Atlanta officials participating in the wheelchair tour of sidewalks along Buckhead’s Peachtree Road got quite an education, said those interviewed by the Neighbor.
Organized by advocates for pedestrians and the disabled, especially those who are wheelchair-bound, the Roll a Mile on Our Wheels tour took place Oct. 18 on a one-mile stretch of sidewalks along Peachtree between Collier Road and Terrace Drive. It was organized to raise awareness of the issue of e-scooter use on sidewalks and the lack of infrastructure on city and state streets and sidewalks.
Atlanta City Council members Howard Shook, Felicia Moore, Antonio Brown, Amir Farokhi and Matt Westmoreland participated.
Jim Elgar, the senior policy advisor and community affairs liaison for District 8 Councilman J.P. Matzigkeit’s office, took part on behalf of Matzigkeit, who represents part of Buckhead and was out of town that day. District 54 State Rep. Betsy Holland, D-Atlanta, who represents the part of Buckhead that includes the tour site, also participated.
Josh Rowan, general manager of Renew Atlanta, the city’s the bond program that funds sidewalk repairs, also rode in a wheelchair.
“I had been in a wheelchair before to experiencing going across (a) specific intersection (Sidney Marcus Boulevard at Buford Highway), but this was the first time I was in a chair for a longer (period of) time,” said Shook, who represents the part of Buckhead where the tour took place. “It was just extremely educational. I’m grateful for the opportunity. You learn that even the smallest problem with a sidewalk delivers a big jolt to someone in a wheelchair.”
Moore, the council president, hurt her foot on a brick planter and got stuck in a “ditch” while using a motorized wheelchair on the tour.
“First of all, it was eye-opening and an excellent exercise,” she said. “You can imagine what it’s like, but to actually be in a wheelchair, it’s a whole other story. I found it heartbreaking for those using the manual chairs because a fourth of an inch or a half of an inch in the sidewalk crack made it difficult for them to get over. I was in a motorized chair, and something that small was easy to navigate.
“Even if you’re going over a hole or a depression in the concrete, you want to make sure you don’t tip yourself over. It’s easy to see from driving, it looks so easy, but actually it’s not. You’ve got to be very focused. You’ve got pedestrians, wires hanging from poles and cracks in the sidewalk. My mind wandered off to something else, and I went right into a (gap) in the sidewalk.”
Moore said if a Good Samaritan wasn’t there to help her get out of the hole, she would have had to call 911 to get a first responder to pull her out and then her wheelchair out.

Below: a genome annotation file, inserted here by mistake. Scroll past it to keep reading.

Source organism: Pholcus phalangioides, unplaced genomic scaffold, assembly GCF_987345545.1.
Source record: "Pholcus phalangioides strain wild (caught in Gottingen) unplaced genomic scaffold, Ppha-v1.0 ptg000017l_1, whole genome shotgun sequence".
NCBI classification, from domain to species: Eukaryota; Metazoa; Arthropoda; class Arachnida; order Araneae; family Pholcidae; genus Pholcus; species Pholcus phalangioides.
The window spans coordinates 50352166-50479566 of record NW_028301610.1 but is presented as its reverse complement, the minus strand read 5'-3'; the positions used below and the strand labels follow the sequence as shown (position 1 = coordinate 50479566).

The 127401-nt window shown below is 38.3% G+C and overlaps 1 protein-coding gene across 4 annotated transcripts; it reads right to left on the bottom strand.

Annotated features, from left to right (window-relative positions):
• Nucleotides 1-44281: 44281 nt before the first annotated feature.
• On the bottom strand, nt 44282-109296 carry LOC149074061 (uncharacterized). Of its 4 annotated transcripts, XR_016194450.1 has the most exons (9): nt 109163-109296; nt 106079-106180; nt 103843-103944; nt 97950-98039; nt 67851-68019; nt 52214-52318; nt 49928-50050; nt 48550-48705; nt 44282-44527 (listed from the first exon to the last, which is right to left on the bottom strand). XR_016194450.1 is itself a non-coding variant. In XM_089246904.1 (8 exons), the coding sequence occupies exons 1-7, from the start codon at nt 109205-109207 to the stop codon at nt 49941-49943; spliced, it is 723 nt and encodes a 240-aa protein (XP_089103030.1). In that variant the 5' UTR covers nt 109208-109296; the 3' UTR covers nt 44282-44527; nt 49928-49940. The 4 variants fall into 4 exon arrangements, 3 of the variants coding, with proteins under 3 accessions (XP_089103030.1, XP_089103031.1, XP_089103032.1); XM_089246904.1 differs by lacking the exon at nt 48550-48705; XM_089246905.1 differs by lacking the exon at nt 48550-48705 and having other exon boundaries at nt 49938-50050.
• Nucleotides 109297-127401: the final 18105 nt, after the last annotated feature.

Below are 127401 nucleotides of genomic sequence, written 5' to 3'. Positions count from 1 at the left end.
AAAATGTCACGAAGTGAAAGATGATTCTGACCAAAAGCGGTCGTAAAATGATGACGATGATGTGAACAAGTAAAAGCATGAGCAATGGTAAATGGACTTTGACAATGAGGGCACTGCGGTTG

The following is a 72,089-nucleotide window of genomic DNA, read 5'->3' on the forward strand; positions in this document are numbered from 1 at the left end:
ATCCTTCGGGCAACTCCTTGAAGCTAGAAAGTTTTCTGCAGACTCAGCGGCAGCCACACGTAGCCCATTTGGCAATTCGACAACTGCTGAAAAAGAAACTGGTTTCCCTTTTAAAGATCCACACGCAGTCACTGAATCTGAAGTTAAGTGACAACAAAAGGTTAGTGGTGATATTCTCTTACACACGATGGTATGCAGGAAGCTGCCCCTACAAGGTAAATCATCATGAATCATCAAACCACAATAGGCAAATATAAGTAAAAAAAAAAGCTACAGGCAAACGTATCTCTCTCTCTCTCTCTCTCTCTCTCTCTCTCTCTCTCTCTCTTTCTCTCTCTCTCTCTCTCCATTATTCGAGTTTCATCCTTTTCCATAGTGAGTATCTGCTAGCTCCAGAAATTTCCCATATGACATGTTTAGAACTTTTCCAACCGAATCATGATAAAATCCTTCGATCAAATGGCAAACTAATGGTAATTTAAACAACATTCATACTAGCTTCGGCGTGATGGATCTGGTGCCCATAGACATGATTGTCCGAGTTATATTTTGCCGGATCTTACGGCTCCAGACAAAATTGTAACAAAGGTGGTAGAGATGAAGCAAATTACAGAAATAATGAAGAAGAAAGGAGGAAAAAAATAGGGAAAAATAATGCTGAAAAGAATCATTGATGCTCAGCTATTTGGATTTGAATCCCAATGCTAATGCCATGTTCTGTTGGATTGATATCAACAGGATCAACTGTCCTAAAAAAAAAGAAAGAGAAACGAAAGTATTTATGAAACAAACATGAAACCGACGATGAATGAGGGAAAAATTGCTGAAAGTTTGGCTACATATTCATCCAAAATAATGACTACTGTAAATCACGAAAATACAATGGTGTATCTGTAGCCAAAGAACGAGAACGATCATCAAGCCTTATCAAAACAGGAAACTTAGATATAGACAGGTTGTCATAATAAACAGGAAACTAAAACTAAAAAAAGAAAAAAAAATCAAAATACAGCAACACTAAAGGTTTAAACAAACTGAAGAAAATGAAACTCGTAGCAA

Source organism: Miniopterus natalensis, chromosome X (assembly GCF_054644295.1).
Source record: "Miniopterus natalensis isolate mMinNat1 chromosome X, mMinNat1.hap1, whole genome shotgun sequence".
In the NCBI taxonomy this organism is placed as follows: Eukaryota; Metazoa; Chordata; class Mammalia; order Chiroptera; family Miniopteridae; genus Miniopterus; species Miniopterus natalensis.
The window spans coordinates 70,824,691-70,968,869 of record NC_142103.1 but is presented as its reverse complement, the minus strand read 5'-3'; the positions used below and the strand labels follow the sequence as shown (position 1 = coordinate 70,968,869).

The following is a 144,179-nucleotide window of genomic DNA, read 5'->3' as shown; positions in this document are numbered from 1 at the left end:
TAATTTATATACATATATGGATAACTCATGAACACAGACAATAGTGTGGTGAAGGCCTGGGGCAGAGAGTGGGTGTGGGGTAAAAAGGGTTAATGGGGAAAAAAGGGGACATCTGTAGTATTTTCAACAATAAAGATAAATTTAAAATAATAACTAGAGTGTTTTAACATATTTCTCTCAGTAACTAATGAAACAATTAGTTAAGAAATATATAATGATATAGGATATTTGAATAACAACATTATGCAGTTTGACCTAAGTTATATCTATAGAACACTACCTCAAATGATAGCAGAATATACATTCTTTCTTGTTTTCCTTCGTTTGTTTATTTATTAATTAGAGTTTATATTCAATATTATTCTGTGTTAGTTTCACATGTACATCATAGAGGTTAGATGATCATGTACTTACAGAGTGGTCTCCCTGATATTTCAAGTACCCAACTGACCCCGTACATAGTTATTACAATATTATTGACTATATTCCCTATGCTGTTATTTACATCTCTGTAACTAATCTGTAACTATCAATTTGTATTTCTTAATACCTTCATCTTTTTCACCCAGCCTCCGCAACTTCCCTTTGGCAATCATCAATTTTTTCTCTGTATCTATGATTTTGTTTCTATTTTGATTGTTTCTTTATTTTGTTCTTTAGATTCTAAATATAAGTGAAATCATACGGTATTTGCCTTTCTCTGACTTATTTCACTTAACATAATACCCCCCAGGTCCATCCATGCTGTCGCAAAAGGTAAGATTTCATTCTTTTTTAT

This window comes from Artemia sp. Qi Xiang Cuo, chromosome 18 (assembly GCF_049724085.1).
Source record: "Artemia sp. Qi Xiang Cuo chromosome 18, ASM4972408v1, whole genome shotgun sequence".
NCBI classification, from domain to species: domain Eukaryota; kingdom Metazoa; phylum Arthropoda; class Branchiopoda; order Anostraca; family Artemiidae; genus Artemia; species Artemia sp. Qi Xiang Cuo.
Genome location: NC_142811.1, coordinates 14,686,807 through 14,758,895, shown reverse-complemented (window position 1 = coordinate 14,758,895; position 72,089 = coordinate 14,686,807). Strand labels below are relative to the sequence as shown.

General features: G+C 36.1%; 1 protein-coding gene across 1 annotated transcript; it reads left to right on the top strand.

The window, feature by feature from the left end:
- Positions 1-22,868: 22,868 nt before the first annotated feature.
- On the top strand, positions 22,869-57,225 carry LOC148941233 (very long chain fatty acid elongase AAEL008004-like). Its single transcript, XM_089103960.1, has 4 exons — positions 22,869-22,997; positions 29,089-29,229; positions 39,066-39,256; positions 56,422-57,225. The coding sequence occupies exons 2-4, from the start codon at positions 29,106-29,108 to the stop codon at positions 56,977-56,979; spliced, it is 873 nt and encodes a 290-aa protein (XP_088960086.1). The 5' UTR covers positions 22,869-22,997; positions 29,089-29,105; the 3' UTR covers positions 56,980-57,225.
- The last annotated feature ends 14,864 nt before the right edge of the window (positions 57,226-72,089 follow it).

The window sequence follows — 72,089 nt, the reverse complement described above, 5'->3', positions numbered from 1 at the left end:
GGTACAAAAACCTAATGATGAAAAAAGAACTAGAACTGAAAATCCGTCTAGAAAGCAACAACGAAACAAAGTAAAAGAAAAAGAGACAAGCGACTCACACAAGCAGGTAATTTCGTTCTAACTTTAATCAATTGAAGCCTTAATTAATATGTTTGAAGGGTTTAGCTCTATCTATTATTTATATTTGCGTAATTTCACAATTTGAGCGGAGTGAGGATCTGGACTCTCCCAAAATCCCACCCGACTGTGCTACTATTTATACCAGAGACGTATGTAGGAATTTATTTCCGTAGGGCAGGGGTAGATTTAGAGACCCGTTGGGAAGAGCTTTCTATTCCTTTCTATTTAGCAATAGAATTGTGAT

“I found (the experience) to be very dangerous and very daunting,” she said, adding though this part of Atlanta had sidewalks up and down Peachtree, there are some parts of the city that don’t have any.
James Curtis, who is wheelchair-bound and one of three disabled residents who filed a lawsuit against the city in June 2018, claiming its backlog of sidewalk repairs violated an ease-of-access agreement with the federal government, also participated in the tour. He thanked the city officials for participating.
“As far as the event went, it, the people who organized it should be very proud of themselves,” Curtis said. “It was a real eye-opener and I think we gave the city council, especially Felicia, an understanding of just how hard it is to maneuver a wheelchair through the Atlanta sidewalks.
“I don’t know the rankings of cities in this country, but I have traveled extensively and seen firsthand that other cities do have an aging infrastructure like Atlanta. Atlanta’s not alone in (this), and it’s a critical matter, fixing the infrastructure. I just hope it becomes a top priority. How can Atlanta be an international city if you can’t even navigate the city?”
Shook and Moore said while fixing sidewalks is important and the tour raised more awareness of the issue, the city has little funds to pay for the repairs. After an audit late last year determined the Renew Atlanta infrastructure bond and TSPLOST (transportation special-purpose local-option sales tax) had a combined $400 million funding shortfall, the city was forced to prioritize its planned projects and pushed off the table some that could include new or repaired sidewalks.
So the only other option, the two council members said, is to have residents approve a third voter referendum for another bond just to pay for sidewalks.
“Here’s the issue: what is the cost of all this?” Moore said. “The last I knew is we had $3 billion infrastructure backlog. It’s probably higher now. If you took the sidewalks out of it, that would be a large part of it. Then the questions becomes how do you pay for it?”
She added the city’s decision to prioritize its Renew Atlanta/TSPLOST projects, causing some plans to go on the back burner, “injured the trust level of the people” with the city.
“We also have federal investigations and all those things going on that hamper the public’s trust,” Moore said. “I think we first need to deliver on the revamped Renew Atlanta and TSPLOST projects we’ve already (planned and prioritized) and then have a good, honest discussion on what the city’s priorities are to see what we can fund.”